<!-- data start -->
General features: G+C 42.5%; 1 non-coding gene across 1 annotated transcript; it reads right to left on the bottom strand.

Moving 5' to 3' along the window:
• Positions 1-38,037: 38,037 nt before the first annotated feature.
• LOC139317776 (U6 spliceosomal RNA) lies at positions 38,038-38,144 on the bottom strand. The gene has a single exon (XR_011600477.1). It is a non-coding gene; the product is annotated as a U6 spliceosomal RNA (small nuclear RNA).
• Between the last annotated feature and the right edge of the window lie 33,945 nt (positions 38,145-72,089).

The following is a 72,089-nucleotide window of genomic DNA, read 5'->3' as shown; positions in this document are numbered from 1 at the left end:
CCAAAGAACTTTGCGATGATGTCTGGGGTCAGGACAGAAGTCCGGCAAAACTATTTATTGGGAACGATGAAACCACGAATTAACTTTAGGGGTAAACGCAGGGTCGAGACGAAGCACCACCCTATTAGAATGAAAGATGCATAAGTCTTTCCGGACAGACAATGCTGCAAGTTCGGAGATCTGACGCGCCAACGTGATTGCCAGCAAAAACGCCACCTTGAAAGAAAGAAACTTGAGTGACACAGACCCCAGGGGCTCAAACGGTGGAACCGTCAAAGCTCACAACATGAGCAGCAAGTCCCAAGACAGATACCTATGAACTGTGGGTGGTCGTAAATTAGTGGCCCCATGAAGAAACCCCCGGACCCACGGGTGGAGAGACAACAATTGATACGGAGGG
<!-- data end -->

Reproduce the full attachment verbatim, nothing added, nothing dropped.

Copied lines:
General features: G+C 42.5%; 1 non-coding gene across 1 annotated transcript; it reads right to left on the bottom strand.

Moving 5' to 3' along the window:
• Positions 1-38,037: 38,037 nt before the first annotated feature.
• LOC139317776 (U6 spliceosomal RNA) lies at positions 38,038-38,144 on the bottom strand. The gene has a single exon (XR_011600477.1). It is a non-coding gene; the product is annotated as a U6 spliceosomal RNA (small nuclear RNA).
• Between the last annotated feature and the right edge of the window lie 33,945 nt (positions 38,145-72,089).

The following is a 72,089-nucleotide window of genomic DNA, read 5'->3' as shown; positions in this document are numbered from 1 at the left end:
CCAAAGAACTTTGCGATGATGTCTGGGGTCAGGACAGAAGTCCGGCAAAACTATTTATTGGGAACGATGAAACCACGAATTAACTTTAGGGGTAAACGCAGGGTCGAGACGAAGCACCACCCTATTAGAATGAAAGATGCATAAGTCTTTCCGGACAGACAATGCTGCAAGTTCGGAGATCTGACGCGCCAACGTGATTGCCAGCAAAAACGCCACCTTGAAAGAAAGAAACTTGAGTGACACAGACCCCAGGGGCTCAAACGGTGGAACCGTCAAAGCTCACAACATGAGCAGCAAGTCCCAAGACAGATACCTATGAACTGTGGGTGGTCGTAAATTAGTGGCCCCATGAAGAAACCCCCGGACCCACGGGTGGAGAGACAACAATTGATACGGAGGG